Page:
You move on to the next site, sweat management again an issue. You may stop for lunch. A cup of hot maggi soup. A mountain bread roll, defrosted mouthful by mouthful. A mars bar which cracks rather than stretches; this brittle failure more reminiscent of a crunchie bar in the real world. You drink some water, perhaps having to take the ice axe to the mouth of your bottle before the crucial hydration can commence. You walk. You sample. You walk. You sample. It is somewhat of a groundhog day, the monotony pleasantly broken by some of the most beautiful vistas you will ever see. Judgement of distance is a problem; with no trees or anything of recognisable scale it is easy to underestimate the time needed to return to camp, or climb a steep scree. More than one team member has experienced a longer than planned day thanks to Adrian “it’s-not-that-far” Corvinho. 

You return to camp tired, sore and hungry; your pack having gained weight via samples throughout the day. Ice is melted and subsequently boiled, tea is drunk. Dinner is lovingly prepared, taking over an hour to concoct, yet disappearing in mere minutes. You are fortunately blessed with a generous food supply and gourmet-quality team mates. The menu may consist of mushroom risotto with lemon pepper salmon steaks, or caramelised onion and sundried tomato sausages with garlic instant mash and peas. You eat well. Tea, tim-tams and chocolate follow. Occasionally a splash of port or rum (with crackling glacial ice) rounds off a particularly strenuous or successful day.

Goodnights are offered, along with the mandatory observations/guesses on the temperature (e.g. – “it’s at least minus five million” – A. Corvinho, 2011). Semi-ritualistic prayers are offered for the morrow’s return of the sun and banishment of wind. You crawl into your tent, and begin the painful business of undressing. Socks are hung up to dry (and hopefully dissipate some odour). Clothes are stuffed down sleeping bags, and you quickly follow. After fifteen to thirty minutes, feeling returns to your toes. The pain elicits a semi-masochistic pleasure; your feet will be warm again soon. You sleep like a log. You wake up to a film of ice on the outside of your sleeping bag around your face…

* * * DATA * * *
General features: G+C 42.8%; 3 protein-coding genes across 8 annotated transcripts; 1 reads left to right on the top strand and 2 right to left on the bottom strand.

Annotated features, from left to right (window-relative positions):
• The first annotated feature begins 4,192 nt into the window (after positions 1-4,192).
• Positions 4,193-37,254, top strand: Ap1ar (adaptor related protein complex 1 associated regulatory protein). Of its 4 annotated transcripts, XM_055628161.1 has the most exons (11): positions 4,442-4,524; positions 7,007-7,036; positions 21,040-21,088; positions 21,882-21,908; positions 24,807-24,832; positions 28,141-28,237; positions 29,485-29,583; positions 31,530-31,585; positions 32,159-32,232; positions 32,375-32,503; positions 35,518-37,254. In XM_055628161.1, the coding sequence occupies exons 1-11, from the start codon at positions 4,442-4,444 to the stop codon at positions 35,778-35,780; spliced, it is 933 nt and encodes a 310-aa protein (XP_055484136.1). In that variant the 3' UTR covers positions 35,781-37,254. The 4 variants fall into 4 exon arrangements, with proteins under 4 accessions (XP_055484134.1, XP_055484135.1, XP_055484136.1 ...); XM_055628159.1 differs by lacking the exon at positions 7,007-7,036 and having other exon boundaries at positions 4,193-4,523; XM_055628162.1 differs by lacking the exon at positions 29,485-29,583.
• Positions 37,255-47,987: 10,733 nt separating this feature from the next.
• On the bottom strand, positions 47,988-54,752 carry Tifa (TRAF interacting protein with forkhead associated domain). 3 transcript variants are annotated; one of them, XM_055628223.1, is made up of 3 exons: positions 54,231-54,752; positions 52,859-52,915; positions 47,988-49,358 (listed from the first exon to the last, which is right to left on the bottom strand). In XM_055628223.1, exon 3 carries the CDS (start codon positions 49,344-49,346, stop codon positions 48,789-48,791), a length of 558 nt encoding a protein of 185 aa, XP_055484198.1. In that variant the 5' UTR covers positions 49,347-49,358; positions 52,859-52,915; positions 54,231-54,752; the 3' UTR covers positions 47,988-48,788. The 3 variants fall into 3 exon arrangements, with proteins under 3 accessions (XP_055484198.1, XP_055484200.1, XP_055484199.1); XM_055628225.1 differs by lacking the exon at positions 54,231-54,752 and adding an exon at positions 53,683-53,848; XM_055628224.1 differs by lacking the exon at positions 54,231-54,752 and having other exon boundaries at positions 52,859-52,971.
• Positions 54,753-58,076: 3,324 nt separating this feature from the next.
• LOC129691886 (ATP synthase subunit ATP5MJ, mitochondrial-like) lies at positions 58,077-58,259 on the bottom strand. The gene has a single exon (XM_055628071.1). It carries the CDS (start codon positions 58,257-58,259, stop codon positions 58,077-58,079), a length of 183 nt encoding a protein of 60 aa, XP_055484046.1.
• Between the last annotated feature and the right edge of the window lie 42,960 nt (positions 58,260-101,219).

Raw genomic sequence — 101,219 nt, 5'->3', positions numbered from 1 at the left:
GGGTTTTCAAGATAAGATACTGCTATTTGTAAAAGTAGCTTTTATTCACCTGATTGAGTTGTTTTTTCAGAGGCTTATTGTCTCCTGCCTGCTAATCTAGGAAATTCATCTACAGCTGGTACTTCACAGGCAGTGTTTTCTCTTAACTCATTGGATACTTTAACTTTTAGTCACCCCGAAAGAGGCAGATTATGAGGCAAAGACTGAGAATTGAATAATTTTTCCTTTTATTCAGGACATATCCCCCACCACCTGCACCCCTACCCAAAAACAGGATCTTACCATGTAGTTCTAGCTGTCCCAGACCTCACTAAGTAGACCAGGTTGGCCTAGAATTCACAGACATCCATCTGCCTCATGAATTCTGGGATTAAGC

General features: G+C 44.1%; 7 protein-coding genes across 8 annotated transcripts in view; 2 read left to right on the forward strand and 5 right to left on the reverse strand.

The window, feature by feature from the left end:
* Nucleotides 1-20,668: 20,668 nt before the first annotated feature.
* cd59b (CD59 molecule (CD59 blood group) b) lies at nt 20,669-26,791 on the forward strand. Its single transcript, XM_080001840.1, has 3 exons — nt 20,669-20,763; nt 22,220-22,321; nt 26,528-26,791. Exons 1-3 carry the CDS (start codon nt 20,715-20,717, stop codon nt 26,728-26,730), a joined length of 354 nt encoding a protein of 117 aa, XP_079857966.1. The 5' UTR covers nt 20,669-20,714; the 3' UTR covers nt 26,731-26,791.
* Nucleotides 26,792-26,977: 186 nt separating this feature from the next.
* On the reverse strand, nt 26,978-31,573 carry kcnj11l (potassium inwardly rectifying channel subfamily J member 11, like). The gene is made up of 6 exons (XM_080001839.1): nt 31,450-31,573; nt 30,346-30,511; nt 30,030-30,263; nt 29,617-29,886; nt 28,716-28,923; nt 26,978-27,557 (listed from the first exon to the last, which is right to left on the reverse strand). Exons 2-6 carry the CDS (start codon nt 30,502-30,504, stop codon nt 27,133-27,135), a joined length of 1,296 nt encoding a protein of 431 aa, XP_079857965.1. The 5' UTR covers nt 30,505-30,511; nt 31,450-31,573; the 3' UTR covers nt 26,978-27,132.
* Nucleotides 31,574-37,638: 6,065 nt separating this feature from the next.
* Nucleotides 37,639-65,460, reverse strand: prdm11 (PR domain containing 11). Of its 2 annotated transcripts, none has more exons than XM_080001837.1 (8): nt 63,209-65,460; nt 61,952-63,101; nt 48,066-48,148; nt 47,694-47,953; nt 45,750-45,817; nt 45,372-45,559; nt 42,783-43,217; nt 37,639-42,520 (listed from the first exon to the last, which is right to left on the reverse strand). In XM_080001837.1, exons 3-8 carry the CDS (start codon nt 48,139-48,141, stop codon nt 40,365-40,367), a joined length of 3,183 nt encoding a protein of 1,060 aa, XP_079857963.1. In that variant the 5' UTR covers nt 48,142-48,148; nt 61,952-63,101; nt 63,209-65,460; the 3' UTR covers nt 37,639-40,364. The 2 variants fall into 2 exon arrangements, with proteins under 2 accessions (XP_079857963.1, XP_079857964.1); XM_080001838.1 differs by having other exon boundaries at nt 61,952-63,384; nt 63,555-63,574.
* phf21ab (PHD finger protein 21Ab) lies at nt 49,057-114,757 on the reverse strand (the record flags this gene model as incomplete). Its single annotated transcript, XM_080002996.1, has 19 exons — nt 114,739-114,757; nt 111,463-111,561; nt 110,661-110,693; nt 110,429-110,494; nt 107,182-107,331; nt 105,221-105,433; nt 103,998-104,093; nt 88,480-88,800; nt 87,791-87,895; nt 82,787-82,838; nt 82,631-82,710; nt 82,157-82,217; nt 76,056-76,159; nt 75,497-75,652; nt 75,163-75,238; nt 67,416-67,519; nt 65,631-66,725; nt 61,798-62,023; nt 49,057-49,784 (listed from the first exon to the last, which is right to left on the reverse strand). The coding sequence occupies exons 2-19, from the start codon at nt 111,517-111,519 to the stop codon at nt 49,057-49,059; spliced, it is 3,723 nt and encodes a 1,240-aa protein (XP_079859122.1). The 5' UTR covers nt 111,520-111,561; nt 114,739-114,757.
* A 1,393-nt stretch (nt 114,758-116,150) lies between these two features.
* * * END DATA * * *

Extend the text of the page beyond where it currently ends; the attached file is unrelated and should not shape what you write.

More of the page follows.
If what I’ve described above sounds unpleasant or hard, that’s because it is. Sometimes. But the pain and discomfort are transient, and compensated by being able to walk upon one of the most remote and harshly beautiful landscapes on earth. Unhappiness is short-lived (as Paul puts it, “the hate dissipates”) and I am certain that I will look back on this experience, through the rose-tinted lenses of nostalgic hindsight perhaps, as one of the greatest, most exciting and definitive of my life. 

 On a sad note, we have had an incident here at Menzies. Tessa suffered some injuries (thankfully nothing too serious) and had to be evacuated from the field. She will be sorely missed, and our thoughts are with her for a speedy recovery.  

We have completed our minimum number of sampled sites here, which is great considering what has happened. At present we are halfway through packing up camp, and hauling the gear uphill to the spot where Bob can land. Today was scheduled to be the start of our camp-shift to Accidental Valley (in the Mawson Escarpment), but the weather gods aren’t playing ball, so we sit and wait to see what tomorrow will bring. Our camp at Accidental should be a lot easier; we will be at around 700 m altitude, and a considerable distance further North towards the coast. Adrian assures us it is paradise there, and has promised us running water and flourishing moss beds. The pressure is on for Corvinho to deliver. After the conditions we’ve experienced here, I reckon we’re ready for pretty much anything, especially as we are now nearing the height of summer. We’ve “knocked the bastard off” (to quote one of the greatest Kiwis of our time), and should be able to get a lot more quality work done in the next areas, in (relative) comfort. 

Looking forward to it, my next update should be from the tropical Accidental Valley. Auf wiedersehen!